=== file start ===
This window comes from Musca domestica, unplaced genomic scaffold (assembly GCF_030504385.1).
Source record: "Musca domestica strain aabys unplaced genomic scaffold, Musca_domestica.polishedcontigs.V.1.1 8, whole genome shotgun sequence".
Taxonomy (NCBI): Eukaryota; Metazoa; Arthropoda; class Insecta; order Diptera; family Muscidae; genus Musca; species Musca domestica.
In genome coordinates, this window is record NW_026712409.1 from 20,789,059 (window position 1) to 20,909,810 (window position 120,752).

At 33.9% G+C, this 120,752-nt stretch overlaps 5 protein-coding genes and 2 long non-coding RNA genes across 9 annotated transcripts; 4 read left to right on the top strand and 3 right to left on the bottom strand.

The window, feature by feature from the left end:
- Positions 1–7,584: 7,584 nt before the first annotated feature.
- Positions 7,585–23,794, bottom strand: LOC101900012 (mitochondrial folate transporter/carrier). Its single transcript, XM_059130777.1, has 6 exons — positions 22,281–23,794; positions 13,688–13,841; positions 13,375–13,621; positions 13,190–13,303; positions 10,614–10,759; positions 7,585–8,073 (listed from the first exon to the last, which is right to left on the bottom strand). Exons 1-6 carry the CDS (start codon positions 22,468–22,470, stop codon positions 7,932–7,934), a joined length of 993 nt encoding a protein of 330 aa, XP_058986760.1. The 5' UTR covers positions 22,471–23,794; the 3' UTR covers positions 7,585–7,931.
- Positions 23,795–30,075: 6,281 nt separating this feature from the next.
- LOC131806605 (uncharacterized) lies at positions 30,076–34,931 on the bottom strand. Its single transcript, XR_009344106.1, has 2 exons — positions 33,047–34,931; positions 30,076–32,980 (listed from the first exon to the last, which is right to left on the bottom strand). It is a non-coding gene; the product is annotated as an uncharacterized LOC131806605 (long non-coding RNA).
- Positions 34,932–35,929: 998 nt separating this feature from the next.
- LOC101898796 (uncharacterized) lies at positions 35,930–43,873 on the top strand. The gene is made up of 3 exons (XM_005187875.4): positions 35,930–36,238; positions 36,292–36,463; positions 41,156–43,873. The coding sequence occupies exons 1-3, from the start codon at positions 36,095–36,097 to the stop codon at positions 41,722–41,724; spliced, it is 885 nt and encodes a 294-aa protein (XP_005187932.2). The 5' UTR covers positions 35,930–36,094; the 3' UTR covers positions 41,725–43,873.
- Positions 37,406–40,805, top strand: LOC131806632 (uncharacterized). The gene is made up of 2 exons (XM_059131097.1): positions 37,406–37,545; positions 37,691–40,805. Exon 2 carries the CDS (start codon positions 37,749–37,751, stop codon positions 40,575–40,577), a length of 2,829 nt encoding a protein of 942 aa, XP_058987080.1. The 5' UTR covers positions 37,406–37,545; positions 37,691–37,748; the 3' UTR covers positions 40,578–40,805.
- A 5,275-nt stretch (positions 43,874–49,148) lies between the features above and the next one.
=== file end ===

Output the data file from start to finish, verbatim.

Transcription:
This window comes from Musca domestica, unplaced genomic scaffold (assembly GCF_030504385.1).
Source record: "Musca domestica strain aabys unplaced genomic scaffold, Musca_domestica.polishedcontigs.V.1.1 8, whole genome shotgun sequence".
Taxonomy (NCBI): Eukaryota; Metazoa; Arthropoda; class Insecta; order Diptera; family Muscidae; genus Musca; species Musca domestica.
In genome coordinates, this window is record NW_026712409.1 from 20,789,059 (window position 1) to 20,909,810 (window position 120,752).

At 33.9% G+C, this 120,752-nt stretch overlaps 5 protein-coding genes and 2 long non-coding RNA genes across 9 annotated transcripts; 4 read left to right on the top strand and 3 right to left on the bottom strand.

The window, feature by feature from the left end:
- Positions 1–7,584: 7,584 nt before the first annotated feature.
- Positions 7,585–23,794, bottom strand: LOC101900012 (mitochondrial folate transporter/carrier). Its single transcript, XM_059130777.1, has 6 exons — positions 22,281–23,794; positions 13,688–13,841; positions 13,375–13,621; positions 13,190–13,303; positions 10,614–10,759; positions 7,585–8,073 (listed from the first exon to the last, which is right to left on the bottom strand). Exons 1-6 carry the CDS (start codon positions 22,468–22,470, stop codon positions 7,932–7,934), a joined length of 993 nt encoding a protein of 330 aa, XP_058986760.1. The 5' UTR covers positions 22,471–23,794; the 3' UTR covers positions 7,585–7,931.
- Positions 23,795–30,075: 6,281 nt separating this feature from the next.
- LOC131806605 (uncharacterized) lies at positions 30,076–34,931 on the bottom strand. Its single transcript, XR_009344106.1, has 2 exons — positions 33,047–34,931; positions 30,076–32,980 (listed from the first exon to the last, which is right to left on the bottom strand). It is a non-coding gene; the product is annotated as an uncharacterized LOC131806605 (long non-coding RNA).
- Positions 34,932–35,929: 998 nt separating this feature from the next.
- LOC101898796 (uncharacterized) lies at positions 35,930–43,873 on the top strand. The gene is made up of 3 exons (XM_005187875.4): positions 35,930–36,238; positions 36,292–36,463; positions 41,156–43,873. The coding sequence occupies exons 1-3, from the start codon at positions 36,095–36,097 to the stop codon at positions 41,722–41,724; spliced, it is 885 nt and encodes a 294-aa protein (XP_005187932.2). The 5' UTR covers positions 35,930–36,094; the 3' UTR covers positions 41,725–43,873.
- Positions 37,406–40,805, top strand: LOC131806632 (uncharacterized). The gene is made up of 2 exons (XM_059131097.1): positions 37,406–37,545; positions 37,691–40,805. Exon 2 carries the CDS (start codon positions 37,749–37,751, stop codon positions 40,575–40,577), a length of 2,829 nt encoding a protein of 942 aa, XP_058987080.1. The 5' UTR covers positions 37,406–37,545; positions 37,691–37,748; the 3' UTR covers positions 40,578–40,805.
- A 5,275-nt stretch (positions 43,874–49,148) lies between the features above and the next one.